The trend toward collaboration can be observed even within seemingly traditional arrangements. For instance, contracts are a form of negotiated governance in that private contractors are used to deliver an outcome, and the offered contract terms must be favourable enough to attract competition. More recently, policy observers point to more collaborative approaches to contracting, where more autonomy is given in how the contract achieves desired objectives (Donahue and Zeckhauser, 2011, p. 69).
On the other end of the spectrum, Action for Neighborhood Change (ANC) is a Canadian example where five federal agencies, three non-profit organizations and local communities engaged in a partnership to revitalize neighbourhoods. Significant discretion rested in the hands of each community to determine their needs, develop intended outcomes of the project, as well as the strategies to achieve them. According to Neil Bradford, there were several lessons to be learned from this program. ANC is seen as a notable innovation in Canada from the public sector perspective. The multiple partners were able to negotiate a single federal contribution agreement and one evaluation framework – a feat that was described as a “miracle” (Bradford & Chouinard, 2010, p. 63). The multiple accountabilities were accommodated by focusing on process outcomes such as relationship building and capacity building within the evaluation framework. However, Bradford points out that both the short-term evaluation requirements and a lack of federal horizontal integration were considered barriers to the project’s innovation and achievement of longer-term results. This project highlights the challenges with existing governance structures and accountability requirements for collaborative policy approaches.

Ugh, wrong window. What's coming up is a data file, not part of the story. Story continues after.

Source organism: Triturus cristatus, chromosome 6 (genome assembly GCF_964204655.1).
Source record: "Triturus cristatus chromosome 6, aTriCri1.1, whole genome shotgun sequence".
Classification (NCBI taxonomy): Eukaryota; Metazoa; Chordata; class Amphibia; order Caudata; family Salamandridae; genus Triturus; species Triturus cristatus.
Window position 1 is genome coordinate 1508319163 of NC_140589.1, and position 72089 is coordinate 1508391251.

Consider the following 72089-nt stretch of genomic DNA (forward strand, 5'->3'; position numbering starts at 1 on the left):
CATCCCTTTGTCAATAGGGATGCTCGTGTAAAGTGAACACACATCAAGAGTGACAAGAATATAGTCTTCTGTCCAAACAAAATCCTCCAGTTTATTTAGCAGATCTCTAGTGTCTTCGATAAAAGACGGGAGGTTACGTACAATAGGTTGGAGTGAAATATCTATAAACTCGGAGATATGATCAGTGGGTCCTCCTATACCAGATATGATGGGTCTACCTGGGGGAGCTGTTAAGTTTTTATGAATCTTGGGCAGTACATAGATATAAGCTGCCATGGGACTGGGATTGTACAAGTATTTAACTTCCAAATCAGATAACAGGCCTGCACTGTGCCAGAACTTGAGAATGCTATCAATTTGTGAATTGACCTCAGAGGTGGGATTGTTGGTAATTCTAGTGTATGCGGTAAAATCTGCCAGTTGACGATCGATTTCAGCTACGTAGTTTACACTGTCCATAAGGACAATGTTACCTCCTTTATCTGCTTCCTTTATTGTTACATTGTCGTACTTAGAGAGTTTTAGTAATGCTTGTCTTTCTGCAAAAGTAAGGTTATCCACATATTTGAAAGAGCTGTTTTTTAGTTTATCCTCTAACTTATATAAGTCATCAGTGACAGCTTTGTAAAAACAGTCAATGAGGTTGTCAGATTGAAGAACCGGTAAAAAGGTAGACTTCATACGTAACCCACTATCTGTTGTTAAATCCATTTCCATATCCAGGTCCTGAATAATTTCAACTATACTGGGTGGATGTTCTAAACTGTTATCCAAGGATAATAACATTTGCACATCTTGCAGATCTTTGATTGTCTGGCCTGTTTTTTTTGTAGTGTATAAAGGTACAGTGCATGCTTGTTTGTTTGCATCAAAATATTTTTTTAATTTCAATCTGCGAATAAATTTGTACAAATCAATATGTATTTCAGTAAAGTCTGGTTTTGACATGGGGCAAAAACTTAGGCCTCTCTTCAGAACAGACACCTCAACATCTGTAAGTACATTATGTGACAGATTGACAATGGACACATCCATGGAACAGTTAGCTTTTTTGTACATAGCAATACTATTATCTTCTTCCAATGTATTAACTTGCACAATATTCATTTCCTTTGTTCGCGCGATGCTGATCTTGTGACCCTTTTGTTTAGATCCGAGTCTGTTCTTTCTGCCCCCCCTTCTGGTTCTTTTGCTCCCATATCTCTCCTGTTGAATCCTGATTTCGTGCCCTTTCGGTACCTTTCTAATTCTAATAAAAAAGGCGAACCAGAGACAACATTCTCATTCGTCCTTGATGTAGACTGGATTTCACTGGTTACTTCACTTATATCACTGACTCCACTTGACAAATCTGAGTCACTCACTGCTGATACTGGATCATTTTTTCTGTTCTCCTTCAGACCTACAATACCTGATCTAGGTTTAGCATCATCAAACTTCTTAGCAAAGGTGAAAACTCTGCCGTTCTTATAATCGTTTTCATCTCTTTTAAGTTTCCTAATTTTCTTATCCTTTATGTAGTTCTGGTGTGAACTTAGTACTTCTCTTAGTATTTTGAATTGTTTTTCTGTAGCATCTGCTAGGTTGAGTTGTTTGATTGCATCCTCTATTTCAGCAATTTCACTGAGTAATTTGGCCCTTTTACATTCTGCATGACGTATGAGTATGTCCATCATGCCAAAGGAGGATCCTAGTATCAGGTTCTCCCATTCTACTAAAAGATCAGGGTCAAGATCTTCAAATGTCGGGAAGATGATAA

Co-creation and co-production of public services is another way innovation is being pursued. New Synthesis argues that the users of services are an untapped source of public value, and that by shifting decision-making away from traditional contracts and direct public service delivery to more reciprocal processes, people can improve both the development of services and their delivery. A case in point is Denmark's MindLab, which used co-creation to improve young people's interaction with the public sector in its Away with the Red Tape initiative. Ethnography, including home visits, provided a better understanding of citizens to create user-centred design. The project identified several areas for improvement including the importance of:
- users knowing how their case will be dealt with;
- creating self-reliance by improving on-line processes;
- investing early on in personal contact including face to face meetings; and
- building horizontal alliances to ensure positive interactions throughout the system.
Radical Efficiency is a similar approach in the United Kingdom that pursues “better services for less” by making the improvement of people’s lives the goal for public sector reform and empowering people at the local level to achieve these results. This effectively puts the search for cost-savings on its head, placing the emphasis not on efficiency, but rather empathy and innovation as the way to discover new insights, new customers, new suppliers, and new resources in the delivery of public services. This approach has delivered cost-savings of twenty to sixty percent according to Nesta, and enables government to manage four bottom lines: productivity, service experience, results, and democracy.